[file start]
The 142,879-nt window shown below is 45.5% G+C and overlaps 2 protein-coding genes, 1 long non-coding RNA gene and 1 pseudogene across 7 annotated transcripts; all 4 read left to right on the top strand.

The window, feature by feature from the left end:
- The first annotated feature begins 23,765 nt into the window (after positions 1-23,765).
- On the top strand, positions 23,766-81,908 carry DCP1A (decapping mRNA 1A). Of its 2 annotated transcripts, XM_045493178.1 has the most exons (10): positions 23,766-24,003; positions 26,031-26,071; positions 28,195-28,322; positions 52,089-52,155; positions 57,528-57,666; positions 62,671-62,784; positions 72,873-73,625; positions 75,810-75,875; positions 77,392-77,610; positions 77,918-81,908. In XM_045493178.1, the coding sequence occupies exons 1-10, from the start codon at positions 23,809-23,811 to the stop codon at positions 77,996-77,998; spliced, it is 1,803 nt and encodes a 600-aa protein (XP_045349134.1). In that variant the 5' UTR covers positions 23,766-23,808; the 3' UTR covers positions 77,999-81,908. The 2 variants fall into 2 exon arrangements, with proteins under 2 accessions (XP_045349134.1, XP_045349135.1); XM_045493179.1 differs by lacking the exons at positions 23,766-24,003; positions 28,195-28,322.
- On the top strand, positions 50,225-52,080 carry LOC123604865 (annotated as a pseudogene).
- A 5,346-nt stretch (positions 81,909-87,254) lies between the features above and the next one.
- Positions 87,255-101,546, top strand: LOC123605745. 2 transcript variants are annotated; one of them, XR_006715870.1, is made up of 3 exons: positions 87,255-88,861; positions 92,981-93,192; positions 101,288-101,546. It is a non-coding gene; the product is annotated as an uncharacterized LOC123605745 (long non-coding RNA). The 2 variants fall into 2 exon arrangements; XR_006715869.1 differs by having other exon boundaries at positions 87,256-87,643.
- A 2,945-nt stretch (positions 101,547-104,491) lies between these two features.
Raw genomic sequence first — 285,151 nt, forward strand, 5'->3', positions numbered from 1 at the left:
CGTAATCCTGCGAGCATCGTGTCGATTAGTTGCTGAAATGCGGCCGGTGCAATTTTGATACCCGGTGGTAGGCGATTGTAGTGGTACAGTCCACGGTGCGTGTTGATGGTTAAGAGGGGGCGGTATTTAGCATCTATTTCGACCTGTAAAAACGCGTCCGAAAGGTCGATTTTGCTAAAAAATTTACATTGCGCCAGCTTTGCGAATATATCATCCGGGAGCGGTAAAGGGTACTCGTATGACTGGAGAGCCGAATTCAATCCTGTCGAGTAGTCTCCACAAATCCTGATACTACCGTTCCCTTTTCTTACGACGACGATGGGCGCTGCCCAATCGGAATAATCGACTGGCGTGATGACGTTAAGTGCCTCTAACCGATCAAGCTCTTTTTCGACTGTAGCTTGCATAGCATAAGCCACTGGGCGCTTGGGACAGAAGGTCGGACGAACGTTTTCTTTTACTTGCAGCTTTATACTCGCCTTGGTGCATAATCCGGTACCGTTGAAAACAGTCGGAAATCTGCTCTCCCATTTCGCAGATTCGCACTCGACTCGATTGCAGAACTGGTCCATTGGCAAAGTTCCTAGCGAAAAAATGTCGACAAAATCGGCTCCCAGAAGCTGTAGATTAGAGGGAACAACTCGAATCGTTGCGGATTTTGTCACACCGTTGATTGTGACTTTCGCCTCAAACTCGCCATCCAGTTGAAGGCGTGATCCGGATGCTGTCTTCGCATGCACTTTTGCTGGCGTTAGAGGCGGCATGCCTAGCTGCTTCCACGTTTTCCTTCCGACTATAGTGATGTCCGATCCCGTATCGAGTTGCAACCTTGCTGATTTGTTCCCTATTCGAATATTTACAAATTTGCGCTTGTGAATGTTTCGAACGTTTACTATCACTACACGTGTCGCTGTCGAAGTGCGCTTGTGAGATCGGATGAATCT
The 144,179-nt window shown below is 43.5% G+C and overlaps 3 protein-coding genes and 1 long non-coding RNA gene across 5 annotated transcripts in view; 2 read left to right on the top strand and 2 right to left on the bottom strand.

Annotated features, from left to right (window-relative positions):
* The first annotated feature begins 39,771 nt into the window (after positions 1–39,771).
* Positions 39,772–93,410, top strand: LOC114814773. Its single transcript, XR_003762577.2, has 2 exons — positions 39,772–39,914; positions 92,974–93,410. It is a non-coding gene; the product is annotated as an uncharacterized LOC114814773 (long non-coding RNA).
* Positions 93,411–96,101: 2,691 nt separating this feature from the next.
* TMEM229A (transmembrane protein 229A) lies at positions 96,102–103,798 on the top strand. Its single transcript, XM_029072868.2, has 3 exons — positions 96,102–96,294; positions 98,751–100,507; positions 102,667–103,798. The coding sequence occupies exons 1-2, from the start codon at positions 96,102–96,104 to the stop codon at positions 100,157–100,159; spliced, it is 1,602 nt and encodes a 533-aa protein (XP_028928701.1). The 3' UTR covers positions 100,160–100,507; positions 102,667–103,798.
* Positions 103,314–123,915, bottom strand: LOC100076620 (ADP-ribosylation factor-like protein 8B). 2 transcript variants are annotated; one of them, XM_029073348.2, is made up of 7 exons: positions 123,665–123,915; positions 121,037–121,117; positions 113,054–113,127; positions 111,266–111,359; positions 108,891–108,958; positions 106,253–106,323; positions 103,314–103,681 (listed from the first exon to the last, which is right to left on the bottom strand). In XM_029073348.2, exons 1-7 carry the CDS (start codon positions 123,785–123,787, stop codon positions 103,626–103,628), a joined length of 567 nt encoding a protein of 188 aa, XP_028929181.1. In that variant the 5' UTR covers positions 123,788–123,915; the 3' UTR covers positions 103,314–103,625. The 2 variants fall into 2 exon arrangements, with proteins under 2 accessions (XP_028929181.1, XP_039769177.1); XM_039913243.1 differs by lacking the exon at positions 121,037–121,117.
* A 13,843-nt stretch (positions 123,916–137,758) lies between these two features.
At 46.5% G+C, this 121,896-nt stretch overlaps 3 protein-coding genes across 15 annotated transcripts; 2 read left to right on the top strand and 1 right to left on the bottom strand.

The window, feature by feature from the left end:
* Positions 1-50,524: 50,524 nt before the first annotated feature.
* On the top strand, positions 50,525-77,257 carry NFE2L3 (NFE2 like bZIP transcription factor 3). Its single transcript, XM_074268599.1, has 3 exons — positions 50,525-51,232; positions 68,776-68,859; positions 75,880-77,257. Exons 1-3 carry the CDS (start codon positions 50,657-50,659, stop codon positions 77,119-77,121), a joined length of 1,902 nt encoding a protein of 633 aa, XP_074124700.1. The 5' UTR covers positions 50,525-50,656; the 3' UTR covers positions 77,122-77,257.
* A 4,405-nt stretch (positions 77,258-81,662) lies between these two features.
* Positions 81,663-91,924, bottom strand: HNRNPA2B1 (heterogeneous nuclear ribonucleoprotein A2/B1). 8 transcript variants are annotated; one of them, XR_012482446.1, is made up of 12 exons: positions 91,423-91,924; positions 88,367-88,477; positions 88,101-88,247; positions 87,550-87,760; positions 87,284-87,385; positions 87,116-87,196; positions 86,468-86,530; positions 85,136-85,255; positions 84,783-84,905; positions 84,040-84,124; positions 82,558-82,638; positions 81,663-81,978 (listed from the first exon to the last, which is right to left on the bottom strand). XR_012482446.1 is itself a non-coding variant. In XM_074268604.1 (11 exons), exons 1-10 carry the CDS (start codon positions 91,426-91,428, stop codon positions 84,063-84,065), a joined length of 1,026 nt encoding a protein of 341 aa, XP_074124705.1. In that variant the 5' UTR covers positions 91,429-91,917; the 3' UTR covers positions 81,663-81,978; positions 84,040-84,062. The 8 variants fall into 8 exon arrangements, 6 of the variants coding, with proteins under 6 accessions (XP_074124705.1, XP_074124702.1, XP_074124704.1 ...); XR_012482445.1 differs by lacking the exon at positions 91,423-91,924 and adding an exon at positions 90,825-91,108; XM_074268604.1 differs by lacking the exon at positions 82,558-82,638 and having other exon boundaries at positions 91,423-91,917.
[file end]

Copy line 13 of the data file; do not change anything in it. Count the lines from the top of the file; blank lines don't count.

* The first annotated feature begins 39,771 nt into the window (after positions 1–39,771).